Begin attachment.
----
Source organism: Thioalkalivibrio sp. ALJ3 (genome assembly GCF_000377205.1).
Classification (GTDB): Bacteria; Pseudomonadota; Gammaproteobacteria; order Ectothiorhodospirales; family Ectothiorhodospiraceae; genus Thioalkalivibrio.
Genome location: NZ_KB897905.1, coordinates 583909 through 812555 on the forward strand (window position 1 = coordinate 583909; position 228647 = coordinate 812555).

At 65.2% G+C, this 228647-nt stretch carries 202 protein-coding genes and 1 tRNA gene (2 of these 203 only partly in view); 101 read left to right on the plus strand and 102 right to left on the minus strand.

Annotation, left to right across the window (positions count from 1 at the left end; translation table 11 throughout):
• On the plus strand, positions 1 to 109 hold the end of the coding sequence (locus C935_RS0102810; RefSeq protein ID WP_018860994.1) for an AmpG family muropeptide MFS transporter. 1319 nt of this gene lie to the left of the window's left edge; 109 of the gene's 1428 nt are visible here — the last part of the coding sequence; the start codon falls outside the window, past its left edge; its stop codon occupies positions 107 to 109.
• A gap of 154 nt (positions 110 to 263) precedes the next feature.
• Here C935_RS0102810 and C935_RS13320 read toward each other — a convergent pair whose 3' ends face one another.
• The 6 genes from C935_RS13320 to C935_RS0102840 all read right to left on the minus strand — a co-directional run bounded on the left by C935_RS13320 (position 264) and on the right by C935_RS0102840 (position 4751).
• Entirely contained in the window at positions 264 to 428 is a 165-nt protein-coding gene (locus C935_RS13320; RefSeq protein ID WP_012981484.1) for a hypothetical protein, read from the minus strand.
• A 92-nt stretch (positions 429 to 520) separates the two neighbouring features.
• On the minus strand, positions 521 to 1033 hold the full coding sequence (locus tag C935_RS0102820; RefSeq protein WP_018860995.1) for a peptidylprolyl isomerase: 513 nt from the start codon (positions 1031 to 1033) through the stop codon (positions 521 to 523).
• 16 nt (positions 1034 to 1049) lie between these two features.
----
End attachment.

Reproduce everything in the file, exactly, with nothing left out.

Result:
Source organism: Thioalkalivibrio sp. ALJ3 (genome assembly GCF_000377205.1).
Classification (GTDB): Bacteria; Pseudomonadota; Gammaproteobacteria; order Ectothiorhodospirales; family Ectothiorhodospiraceae; genus Thioalkalivibrio.
Genome location: NZ_KB897905.1, coordinates 583909 through 812555 on the forward strand (window position 1 = coordinate 583909; position 228647 = coordinate 812555).

At 65.2% G+C, this 228647-nt stretch carries 202 protein-coding genes and 1 tRNA gene (2 of these 203 only partly in view); 101 read left to right on the plus strand and 102 right to left on the minus strand.

Annotation, left to right across the window (positions count from 1 at the left end; translation table 11 throughout):
• On the plus strand, positions 1 to 109 hold the end of the coding sequence (locus C935_RS0102810; RefSeq protein ID WP_018860994.1) for an AmpG family muropeptide MFS transporter. 1319 nt of this gene lie to the left of the window's left edge; 109 of the gene's 1428 nt are visible here — the last part of the coding sequence; the start codon falls outside the window, past its left edge; its stop codon occupies positions 107 to 109.
• A gap of 154 nt (positions 110 to 263) precedes the next feature.
• Here C935_RS0102810 and C935_RS13320 read toward each other — a convergent pair whose 3' ends face one another.
• The 6 genes from C935_RS13320 to C935_RS0102840 all read right to left on the minus strand — a co-directional run bounded on the left by C935_RS13320 (position 264) and on the right by C935_RS0102840 (position 4751).
• Entirely contained in the window at positions 264 to 428 is a 165-nt protein-coding gene (locus C935_RS13320; RefSeq protein ID WP_012981484.1) for a hypothetical protein, read from the minus strand.
• A 92-nt stretch (positions 429 to 520) separates the two neighbouring features.
• On the minus strand, positions 521 to 1033 hold the full coding sequence (locus tag C935_RS0102820; RefSeq protein WP_018860995.1) for a peptidylprolyl isomerase: 513 nt from the start codon (positions 1031 to 1033) through the stop codon (positions 521 to 523).
• 16 nt (positions 1034 to 1049) lie between these two features.